BookBlast Estates | Classics by women writers

By BookBlast Recommends

By BookBlast Recommends

On the Wilder Shores of Love: A Bohemian Life

Lesley Blanch and Georgia de Chamberet

£10.99 £10.22

THE SPECTATOR: “Lesley Blanch was incapable of writing boringly or badly” COUNTRY LIFE: “Lesley Blanch in her own words – always interesting, always flirtatiously alive, always passionate” AUSTRALIAN FINANCIAL REVIEW: “A flamboyant and iconic writer who mixed travel memoir, scholarship and romance in a passionate, heady cocktail”

Journey into the Mind's Eye

Lesley Blanch

£12.99 £12.08

PHILIP ZIEGLER: “If you are interested in Russia – if you are interested in love – this haunting book is one to read and re-read. A masterpiece” SPECTATOR: “One of the finest books about Russia . . . one of the best travel books of its generation”

Far to Go and Many to Love: People and Places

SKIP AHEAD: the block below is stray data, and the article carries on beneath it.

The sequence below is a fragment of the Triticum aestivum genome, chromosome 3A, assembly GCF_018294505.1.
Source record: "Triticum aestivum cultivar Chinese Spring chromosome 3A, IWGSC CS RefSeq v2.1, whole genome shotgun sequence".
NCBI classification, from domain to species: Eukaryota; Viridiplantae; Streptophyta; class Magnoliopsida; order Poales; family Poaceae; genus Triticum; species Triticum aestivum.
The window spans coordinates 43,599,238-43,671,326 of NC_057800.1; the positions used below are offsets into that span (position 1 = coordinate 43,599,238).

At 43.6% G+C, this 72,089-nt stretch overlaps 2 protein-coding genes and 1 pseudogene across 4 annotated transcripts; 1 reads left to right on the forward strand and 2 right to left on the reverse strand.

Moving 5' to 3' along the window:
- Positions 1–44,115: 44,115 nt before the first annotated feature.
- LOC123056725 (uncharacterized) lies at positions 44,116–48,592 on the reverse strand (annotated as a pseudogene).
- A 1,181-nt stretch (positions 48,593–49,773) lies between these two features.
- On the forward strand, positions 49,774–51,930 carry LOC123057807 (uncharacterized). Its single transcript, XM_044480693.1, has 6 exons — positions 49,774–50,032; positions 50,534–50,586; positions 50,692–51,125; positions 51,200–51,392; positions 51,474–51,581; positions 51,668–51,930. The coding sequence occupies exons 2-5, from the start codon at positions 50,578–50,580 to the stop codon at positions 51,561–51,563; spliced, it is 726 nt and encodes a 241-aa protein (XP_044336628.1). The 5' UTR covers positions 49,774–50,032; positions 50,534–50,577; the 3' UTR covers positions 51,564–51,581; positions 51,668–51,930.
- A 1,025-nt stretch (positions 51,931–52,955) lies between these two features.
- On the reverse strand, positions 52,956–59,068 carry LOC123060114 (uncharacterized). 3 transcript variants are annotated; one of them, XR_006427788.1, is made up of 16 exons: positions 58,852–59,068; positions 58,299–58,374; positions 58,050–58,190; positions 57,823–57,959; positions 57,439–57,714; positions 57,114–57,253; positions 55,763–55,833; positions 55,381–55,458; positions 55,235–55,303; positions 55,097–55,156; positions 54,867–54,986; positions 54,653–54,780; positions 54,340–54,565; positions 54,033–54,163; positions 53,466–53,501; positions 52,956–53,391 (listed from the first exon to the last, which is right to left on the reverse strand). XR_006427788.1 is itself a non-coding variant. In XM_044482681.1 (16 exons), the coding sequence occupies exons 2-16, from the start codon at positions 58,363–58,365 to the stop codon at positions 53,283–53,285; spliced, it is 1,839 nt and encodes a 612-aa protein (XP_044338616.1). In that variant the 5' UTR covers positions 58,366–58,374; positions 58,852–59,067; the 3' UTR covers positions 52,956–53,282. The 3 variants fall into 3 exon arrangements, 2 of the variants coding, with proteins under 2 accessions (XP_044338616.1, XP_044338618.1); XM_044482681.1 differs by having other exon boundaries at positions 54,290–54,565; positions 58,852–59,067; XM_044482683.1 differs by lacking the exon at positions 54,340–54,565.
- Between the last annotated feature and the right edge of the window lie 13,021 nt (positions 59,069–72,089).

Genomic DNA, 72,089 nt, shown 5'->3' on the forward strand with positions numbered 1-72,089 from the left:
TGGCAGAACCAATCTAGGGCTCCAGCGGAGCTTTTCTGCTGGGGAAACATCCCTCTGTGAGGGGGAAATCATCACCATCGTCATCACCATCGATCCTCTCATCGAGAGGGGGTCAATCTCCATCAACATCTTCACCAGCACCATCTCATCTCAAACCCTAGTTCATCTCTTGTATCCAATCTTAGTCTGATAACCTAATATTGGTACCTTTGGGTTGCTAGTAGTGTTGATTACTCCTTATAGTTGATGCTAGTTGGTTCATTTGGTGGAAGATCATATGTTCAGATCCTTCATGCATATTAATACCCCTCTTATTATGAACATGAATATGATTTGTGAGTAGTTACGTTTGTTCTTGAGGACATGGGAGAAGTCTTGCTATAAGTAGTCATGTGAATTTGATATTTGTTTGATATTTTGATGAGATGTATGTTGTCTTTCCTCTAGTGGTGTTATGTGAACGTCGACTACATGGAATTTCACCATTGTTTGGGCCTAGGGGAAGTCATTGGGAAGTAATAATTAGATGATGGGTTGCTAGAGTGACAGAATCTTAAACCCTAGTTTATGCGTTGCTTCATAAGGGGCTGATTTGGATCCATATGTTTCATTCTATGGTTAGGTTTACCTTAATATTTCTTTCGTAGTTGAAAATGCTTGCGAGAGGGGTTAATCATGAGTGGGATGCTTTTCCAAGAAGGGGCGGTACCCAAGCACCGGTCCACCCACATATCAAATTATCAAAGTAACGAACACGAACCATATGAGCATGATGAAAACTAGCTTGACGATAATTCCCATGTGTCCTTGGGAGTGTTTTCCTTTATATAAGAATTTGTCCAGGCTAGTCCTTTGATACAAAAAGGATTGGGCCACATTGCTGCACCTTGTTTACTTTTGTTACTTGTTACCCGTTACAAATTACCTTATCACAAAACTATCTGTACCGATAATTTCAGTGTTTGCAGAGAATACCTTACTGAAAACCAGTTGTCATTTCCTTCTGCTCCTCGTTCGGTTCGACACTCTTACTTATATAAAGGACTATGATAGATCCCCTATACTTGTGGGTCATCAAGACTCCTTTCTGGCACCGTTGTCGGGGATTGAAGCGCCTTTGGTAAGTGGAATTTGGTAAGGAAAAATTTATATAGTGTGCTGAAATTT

Lesley Blanch

£25.00 £23.25

COUNTRY LIFE: “This new collection of her early journalism, biographical essays and traveller’s tales adds a whole new dimension to [Lesley Blanch’s] adventurous and romantic life . . . In this eccentric and fascinating book, she also discovers ‘the wilder shores of shopping’, and is as good company on the page as she must have been in the alleyways of Bukhara.”

The Wilder Shores Of Love

Lesley Blanch

£8.99 £8.36

WASHINGTON POST BOOK WORLD: “Love, wanderlust, faraway places – all that Romance implies – make up this make up this delicious book” THE TIMES: “Four variations on the theme of the nineteenth century woman who turns to the East for her adventurous life and love. They are, indeed, an odd quartet, well selected for the parallelism and contrast, each one in a measure freakish, enterprising, legendary and fully deserving Miss Blanch’s lively and expressive portraiture”

Round the World in Eighty Dishes

Lesley Blanch

£14.00 £13.02

ELIZABETH DAVID: “Russia, Afghanistan, Turkey, America, Egypt, Romania and Bulgaria are just some of the countries where this adventurous and inquisitive traveller has investigated the cooking pots and enjoyed – or otherwise – the hospitality of the locals. An incurable romantic, Miss Blanch invests the food she describes with the aura of exoticism”